Wildflower Society of Western Australia
The Wildflower Society of Western Australia (Inc.) (WSWA) is a member of the Australian Native Plants Society (Australia) (ANPSA(A)). In each of the other states of Australia, there is a region of the ANPS(A) (each with slightly differing names) and they share many of the aims of the WSWA.
The objectives of the WSWA are:
- To encourage the conservation and preservation of Australian and particularly Western Australian native plants by supporting efforts to strengthen laws and regulations for the conservation of Australian flora, encouraging enforcement of laws and regulations and making submissions on the preservation of Australian wildflowers to government and other organisations interested in the preservation of Australian wildflowers.
- To promote the cultivation of Australian native plants in home gardens and public areas.
- To promote the study of Australian native plants and to keep records of information on growing methods and the performance of such plants under cultivation.
- To support the establishment and operation of branches within the state of Western Australia.
The Society has a fund for the:
- conservation of bushland;
- raising public awareness of bushland;
- called The Wildflower Society Bushland Conservation Fund.
Interest in the flora of Western Australia (WA) began not long after European settlement in 1829. On 26 January 1884 the Natural History Society petitioned the state government ‘to set apart a reserve for protection of the indigenous fauna and flora’ and in February 1894 the Pinjarra Reserve was gazetted. In 1907 the Natural History Society again petitioned the state government of the day for Pinjarra Reserve to be vested as a National Park.
- 1912 – Western Australian Floral Birthday book by Constance Miller
- Post World War I – Dr W.E. Blackall’s work and publications on knowing Western Australia’s wildflowers.
- 1921 – Wildflowers of Western Australia, an illustrated book by E.H. Pelloe.
There was considerable national interest in the nation’s native flora and on 12 March 1957 the inaugural meeting of Society for Growing Australian Plants (SGAP) was held in Melbourne, Victoria. Arthur Swaby who spearheaded a national approach in the interest of native flora, visited all states. This led to the inaugural meeting for what was later to become WSWA, being held on 18 March 1958, at Applecross, WA to form the Regional Council of the SGAP. Those present (the WSWA’s founding "fathers") were:
- Mrs Spence, Mr Les O'Grady, Mrs R Roe, Mr and Mrs Mount, Mrs Hargraves, Mrs Hart, Mr and Mrs Lullfitz, Mr and Mrs Gray,
- Mrs Fawcett, the Misses King, Mr Chambers, Mrs Taylor, Miss Nan Harper, Mrs Strickland, Mrs de la Hunty, Miss Sue Harper, and Mrs J. Hamersley.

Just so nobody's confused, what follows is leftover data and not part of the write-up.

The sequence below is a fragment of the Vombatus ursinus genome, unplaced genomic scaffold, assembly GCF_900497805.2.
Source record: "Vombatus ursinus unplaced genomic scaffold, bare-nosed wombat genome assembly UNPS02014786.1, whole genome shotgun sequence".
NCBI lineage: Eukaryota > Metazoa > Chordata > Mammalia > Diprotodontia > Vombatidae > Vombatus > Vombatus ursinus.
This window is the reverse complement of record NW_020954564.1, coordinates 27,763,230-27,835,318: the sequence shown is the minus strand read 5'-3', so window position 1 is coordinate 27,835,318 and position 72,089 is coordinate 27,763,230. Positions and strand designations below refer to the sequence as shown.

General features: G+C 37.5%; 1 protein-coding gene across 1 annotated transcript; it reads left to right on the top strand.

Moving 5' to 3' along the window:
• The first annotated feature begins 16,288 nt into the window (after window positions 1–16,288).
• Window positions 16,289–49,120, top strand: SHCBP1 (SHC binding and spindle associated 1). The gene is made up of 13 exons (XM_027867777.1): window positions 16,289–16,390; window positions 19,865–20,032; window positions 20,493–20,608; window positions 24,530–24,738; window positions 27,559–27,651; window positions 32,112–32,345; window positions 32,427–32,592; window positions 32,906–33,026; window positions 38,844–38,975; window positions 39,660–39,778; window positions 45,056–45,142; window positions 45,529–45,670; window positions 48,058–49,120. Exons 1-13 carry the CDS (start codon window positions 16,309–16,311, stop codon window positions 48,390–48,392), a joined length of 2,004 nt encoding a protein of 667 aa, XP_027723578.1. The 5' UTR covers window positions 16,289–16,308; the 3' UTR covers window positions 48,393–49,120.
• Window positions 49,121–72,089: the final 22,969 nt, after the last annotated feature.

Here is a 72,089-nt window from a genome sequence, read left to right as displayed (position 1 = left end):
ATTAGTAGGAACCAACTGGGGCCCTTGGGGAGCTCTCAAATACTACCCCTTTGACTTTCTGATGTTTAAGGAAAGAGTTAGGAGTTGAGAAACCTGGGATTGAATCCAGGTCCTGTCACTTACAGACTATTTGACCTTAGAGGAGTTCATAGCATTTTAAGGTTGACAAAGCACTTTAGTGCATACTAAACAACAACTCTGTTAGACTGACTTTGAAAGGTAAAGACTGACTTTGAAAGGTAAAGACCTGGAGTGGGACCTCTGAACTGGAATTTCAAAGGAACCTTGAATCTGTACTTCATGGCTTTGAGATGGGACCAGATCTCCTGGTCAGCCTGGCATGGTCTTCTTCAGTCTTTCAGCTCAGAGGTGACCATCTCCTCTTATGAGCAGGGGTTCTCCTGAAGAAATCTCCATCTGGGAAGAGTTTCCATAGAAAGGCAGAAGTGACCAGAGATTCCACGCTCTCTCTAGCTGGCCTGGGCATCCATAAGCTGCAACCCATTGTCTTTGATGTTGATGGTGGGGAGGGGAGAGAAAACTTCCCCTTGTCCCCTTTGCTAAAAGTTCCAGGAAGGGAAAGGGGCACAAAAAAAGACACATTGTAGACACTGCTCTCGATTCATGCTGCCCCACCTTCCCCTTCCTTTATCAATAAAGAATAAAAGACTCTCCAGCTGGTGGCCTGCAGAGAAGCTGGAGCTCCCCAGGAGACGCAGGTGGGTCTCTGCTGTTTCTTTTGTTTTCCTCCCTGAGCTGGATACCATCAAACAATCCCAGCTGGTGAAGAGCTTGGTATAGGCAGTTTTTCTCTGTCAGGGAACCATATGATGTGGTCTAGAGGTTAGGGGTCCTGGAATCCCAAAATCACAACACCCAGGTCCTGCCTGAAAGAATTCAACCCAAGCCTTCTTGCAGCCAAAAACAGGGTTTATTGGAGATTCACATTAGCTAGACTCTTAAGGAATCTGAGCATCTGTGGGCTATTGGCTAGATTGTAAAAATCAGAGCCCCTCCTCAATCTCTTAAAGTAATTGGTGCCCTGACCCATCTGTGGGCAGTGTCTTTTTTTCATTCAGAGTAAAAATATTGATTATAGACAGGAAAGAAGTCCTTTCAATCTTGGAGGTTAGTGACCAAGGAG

Thus in 1958 the Regional Council of the Society for Growing Australian Plants for Western Australia was formed, and in 1962 it changed its name to Western Australian Wildflower Growers Society. There was another name change in 1964 to the Western Australian Wildflower Society (Inc.) and finally in 1990 the name was changed to today’s nomenclature: Wildflower Society of Western Australia (Inc.). The Society was one of four organisations that assisted in the formation of the Conservation Council of Western Australia in 1967.
The WSWA today has some 1000 members. A shared wonder of Western Australia's flora has brought together professional and amateur botanists and interested enthusiasts.
The aims of WSWA are to understand Western Australia’s plants, to share information on how to recognise them, to protect the bushland in which they grow, and to propagate and grow them. WSWA operates as an "umbrella" organisation: all members are automatically members of all branches. There are a number of branches in the Perth region: Armadale, Darling Range, Eastern Hills, Murdoch, Northern Suburbs and Perth as well as and in the country: Avon, Albany, Kulin and Merredin. The branches meet and undertake activities that include seed and plant conservation, WA native plant growing, tours, flora surveys and voluntary work at their local and the State’s herbaria. A general Management Committee services the whole society with committees including Conservation, Garden matters and the Bushland Conservation Fund.
The society publishes a quarterly newsletter which lists the activities of the branches as well as providing articles on topics associated with wildflowers. In addition, members may choose to receive the full colour quarterly Australian Plants. This is a national publication focusing on plant identification and propagation.